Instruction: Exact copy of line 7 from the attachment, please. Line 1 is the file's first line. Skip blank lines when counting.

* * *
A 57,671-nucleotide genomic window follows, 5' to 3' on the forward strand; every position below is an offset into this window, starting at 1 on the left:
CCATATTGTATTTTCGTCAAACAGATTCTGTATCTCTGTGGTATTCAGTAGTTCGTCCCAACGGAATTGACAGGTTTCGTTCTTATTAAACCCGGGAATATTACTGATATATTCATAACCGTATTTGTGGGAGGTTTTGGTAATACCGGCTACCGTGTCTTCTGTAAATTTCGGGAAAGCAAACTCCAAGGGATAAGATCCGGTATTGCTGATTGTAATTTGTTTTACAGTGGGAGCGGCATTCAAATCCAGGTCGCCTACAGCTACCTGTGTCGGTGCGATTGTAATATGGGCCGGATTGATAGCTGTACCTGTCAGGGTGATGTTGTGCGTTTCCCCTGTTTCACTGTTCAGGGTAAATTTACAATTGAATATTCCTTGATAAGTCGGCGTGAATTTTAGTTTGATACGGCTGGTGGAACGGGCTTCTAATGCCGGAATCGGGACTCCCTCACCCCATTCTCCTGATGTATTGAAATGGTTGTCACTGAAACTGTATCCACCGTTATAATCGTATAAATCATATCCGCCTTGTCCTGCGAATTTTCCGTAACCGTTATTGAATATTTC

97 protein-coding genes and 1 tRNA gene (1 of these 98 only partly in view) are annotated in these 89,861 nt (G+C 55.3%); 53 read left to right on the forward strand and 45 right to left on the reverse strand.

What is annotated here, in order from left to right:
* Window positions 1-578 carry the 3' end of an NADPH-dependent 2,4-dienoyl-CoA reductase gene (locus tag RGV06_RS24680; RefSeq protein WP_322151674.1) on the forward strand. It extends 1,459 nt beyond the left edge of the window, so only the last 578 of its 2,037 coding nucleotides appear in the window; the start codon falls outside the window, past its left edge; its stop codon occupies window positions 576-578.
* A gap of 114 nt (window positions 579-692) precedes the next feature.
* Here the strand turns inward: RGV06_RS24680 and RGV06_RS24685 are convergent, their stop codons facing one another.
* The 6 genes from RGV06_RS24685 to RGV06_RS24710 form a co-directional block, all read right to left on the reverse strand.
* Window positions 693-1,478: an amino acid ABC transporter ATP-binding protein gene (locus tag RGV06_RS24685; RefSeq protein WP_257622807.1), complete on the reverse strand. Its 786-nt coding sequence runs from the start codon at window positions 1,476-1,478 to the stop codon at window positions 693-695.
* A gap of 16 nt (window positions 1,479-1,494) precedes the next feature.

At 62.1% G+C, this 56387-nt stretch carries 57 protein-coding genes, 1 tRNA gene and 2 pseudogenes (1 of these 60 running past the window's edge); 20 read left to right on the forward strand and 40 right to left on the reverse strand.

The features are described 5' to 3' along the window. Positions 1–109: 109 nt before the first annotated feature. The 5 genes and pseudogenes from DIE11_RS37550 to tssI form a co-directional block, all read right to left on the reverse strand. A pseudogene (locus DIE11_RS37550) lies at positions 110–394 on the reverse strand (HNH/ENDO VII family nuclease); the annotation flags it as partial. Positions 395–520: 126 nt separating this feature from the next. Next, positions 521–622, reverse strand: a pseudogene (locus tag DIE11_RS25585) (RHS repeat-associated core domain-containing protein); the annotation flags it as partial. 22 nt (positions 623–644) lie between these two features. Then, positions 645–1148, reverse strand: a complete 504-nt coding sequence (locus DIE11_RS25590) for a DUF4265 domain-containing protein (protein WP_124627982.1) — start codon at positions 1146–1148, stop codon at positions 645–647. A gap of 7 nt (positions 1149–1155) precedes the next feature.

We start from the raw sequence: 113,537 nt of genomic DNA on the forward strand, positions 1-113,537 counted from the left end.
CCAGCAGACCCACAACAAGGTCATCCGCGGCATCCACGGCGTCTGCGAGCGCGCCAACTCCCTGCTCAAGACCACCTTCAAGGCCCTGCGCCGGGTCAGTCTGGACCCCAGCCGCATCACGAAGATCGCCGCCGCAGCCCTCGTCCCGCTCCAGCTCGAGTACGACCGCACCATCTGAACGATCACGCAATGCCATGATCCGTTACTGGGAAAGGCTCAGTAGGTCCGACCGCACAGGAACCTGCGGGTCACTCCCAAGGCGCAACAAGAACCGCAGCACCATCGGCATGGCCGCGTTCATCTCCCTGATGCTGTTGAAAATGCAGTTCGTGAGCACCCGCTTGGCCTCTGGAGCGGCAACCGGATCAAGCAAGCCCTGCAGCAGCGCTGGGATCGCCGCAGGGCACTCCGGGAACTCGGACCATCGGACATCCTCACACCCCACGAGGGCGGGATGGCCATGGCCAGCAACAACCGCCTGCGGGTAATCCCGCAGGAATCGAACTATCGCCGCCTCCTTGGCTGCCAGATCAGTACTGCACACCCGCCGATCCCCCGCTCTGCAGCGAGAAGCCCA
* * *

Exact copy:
* Here the strand turns inward: RGV06_RS24680 and RGV06_RS24685 are convergent, their stop codons facing one another.